Graham Reid | | 2 min read
Wherein cult band the Eels get the kind of re-issue/repackage usually reserved for Major Big Name Acts: Meet the Eels is a 24 track compilation of 10 years from 1996 with a 12 clip DVD collection (with commentary option) and an informative booklet; and Useless Trinkets is a 50-track double disc collection of B-sides, soundtrack pieces, rarities and unreleased recordings, a live DVD and yet another booklet (even fatter and with notes by Giles Martin, son of Sir George).
Oh, and in each of the booklets Mark Oliver Everett -- aka the Eels or sometimes just E -- offers a few informative lines about each track.
Astonishly lavish attention has been given these natty packages -- and some of you may well be asking, "Who the hell the Eels?"
Everett is an LA singer-songwriter who has a revolving door of fellow players so sometimes the Eels come off as an indie-rock band, at other times when he cuts right back he can be a quirky post-folk singer.
The band's debut album Beautful Freak in '96 spawned two much played singles, Novocaine for the Soul (with the clip of the band floating weightless in city alleyways) and the speak-sing Susan's House.
They gained a modest-sized cult following for Everett's memorable lyrics and the elemental simplicity of many of their songs: hear them once and you remember them forever.
Electro-Shock Blues which followed in '98 was a much more melancholy outing, prompted by his sister's suicide, the death of his mother and various other unhappy events. It was raw, cathartic and opens with a song with lyrics taken from his sister's diary. It didn't sell well although invited comparison with Cobain and Lennon's equally self-lacerating and reflective work.
Daisies of the Galaxy (2000) was far more upbeat and included the single Mr E's Beautiful Blues which opens with "Goddamn right it's a beautiful world".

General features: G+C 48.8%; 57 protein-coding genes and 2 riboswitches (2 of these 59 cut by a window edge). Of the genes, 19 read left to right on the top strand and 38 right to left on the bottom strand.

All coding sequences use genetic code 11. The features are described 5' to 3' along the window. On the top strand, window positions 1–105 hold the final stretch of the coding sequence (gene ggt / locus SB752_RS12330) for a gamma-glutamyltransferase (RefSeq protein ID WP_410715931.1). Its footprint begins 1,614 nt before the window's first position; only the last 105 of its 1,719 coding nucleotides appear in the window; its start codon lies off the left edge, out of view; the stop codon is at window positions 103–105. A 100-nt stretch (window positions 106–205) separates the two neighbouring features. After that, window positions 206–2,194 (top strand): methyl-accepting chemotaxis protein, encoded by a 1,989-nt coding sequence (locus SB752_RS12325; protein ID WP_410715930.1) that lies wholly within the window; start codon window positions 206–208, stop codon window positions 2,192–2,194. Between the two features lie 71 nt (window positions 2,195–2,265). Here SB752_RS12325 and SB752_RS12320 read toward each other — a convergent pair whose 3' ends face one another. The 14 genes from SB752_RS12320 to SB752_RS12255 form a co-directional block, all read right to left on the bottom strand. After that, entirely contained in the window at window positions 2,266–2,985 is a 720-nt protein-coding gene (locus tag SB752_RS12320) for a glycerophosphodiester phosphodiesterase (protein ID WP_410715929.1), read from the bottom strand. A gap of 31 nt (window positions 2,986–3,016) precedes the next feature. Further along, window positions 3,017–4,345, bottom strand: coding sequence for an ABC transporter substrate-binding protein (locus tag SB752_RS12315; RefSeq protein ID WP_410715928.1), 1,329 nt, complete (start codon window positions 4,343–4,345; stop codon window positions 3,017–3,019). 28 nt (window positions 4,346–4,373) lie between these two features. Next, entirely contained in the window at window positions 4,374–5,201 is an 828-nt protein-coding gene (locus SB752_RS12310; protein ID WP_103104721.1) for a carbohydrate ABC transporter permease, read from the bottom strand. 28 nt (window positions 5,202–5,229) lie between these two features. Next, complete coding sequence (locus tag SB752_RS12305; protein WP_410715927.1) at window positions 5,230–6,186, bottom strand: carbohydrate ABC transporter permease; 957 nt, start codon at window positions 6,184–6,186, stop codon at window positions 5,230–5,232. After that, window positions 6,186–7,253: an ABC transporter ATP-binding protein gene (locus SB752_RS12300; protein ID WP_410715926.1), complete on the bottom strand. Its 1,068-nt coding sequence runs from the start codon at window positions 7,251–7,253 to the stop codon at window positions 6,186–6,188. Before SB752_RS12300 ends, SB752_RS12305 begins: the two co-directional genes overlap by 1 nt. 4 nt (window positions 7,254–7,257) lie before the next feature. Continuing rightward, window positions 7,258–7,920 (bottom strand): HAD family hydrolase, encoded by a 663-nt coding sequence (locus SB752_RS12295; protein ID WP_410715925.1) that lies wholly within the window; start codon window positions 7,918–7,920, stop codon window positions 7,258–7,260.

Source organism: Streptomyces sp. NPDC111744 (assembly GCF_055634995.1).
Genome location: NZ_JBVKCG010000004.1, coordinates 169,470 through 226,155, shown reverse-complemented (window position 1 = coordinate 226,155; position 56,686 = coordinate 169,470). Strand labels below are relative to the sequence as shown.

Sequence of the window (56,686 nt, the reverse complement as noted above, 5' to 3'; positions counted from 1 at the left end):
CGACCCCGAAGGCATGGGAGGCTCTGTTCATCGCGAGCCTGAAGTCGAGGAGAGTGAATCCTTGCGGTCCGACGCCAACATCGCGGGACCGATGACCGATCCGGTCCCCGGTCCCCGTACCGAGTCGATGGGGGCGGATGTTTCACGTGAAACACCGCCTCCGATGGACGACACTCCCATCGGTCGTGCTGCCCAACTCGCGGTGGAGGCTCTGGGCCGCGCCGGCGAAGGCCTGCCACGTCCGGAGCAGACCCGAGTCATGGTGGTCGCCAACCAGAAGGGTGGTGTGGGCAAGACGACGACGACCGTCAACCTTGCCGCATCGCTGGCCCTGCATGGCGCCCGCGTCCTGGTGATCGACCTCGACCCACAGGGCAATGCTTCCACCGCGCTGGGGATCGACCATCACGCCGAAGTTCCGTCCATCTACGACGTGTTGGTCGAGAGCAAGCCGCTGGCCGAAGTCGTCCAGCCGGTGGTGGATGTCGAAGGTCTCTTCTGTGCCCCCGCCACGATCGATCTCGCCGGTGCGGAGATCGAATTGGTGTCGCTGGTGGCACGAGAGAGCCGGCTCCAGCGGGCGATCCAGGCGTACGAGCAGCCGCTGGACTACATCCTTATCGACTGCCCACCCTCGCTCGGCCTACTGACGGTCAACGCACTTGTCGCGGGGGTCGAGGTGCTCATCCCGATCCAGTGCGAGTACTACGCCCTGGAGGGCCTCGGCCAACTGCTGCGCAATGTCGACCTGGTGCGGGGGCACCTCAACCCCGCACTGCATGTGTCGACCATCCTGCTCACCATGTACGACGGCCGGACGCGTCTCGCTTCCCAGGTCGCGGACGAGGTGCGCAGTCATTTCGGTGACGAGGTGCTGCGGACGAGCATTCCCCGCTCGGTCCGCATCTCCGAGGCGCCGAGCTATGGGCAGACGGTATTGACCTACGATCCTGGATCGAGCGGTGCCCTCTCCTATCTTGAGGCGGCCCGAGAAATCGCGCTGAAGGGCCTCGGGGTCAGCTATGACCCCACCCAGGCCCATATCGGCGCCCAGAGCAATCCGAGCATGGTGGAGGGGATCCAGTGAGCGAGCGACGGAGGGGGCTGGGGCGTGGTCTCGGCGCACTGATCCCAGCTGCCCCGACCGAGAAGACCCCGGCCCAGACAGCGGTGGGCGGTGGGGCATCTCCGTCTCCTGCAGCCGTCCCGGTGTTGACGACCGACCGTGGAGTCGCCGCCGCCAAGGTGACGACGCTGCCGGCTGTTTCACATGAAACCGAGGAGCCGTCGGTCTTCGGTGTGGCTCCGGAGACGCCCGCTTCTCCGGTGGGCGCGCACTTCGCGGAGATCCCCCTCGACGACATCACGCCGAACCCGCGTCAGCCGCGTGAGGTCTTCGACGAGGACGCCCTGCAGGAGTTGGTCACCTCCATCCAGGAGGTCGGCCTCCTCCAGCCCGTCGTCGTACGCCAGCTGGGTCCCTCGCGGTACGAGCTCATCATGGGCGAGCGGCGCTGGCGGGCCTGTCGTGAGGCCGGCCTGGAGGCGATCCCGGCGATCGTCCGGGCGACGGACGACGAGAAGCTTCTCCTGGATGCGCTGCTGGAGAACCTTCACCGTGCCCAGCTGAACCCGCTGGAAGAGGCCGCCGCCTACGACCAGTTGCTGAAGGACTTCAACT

By this time it was impossible to predict Everett's direction, he was going off in many musical avenues (there's a previously unreleased electro-spare cover of Missy Elliott's Get Ur Freak On here) and in 2006 he recorded a live album at New York's Town Hall with a string section.
In the past decade Everett has had Tom Waits, REM's Peter Buck, the Lovin' Spoonful's John Sebastian, John Parish from PJ Harvey's band and others all feature on his albums. Wim Wenders directed the clip for Souljacker Part I and Eels songs have appeared in a number of movies.
So that's who the hell the Eels is.
And the appeal?
Everett, as mentioned, writes memorable (almost pop) songs but wraps them in interesting arrangements (he's not above a pulling in honkin' 50s-style r'n'b sax, lap steel, celeste or whatever the song requires). He also writes lyrics that can be nakedly confessional (I'm Going to Stop Pretending That I Didn't Break Your Heart) as much as crafting elevating rock and pop.
And alt.country, pure pop, bedsit balladry and more.
In his liner notes Martin says, "the key to the beauty of the Eels is simplicity. There's no need, or desire, to overstate the obvious. E's lyrics resonate with a childlike innocence that reflects a distorted world. His choice of instruments and sounds are always considered and chosen to accompany the voice so his lyrics can be heard. Each song is arranged so that it tells a story, and nothing detracts from the intimacy of the vocal, intimate but never soft."
Everett is also a funny guy and his notes to the songs he reveals a droll wit: of Dirty Girl for example he says "the person I wrote it about had disappeared from my life and singing the song helped me feel connected to her. It's a fun little trick we songwriters get to do".
On Losing Streak he sings, "Was I wrong about the world, it's a beautiful new place. Where else could a creep like me meet such a pretty face . . ."
This a lot of Eels but as Everett writes at the end of the Meet the Eels collection, "if you've enjoyed this enough perhaps I'll see you over in the Useless Trinkets aisle for more".
Frankly one collection without the other might seem a little . . . incomplete?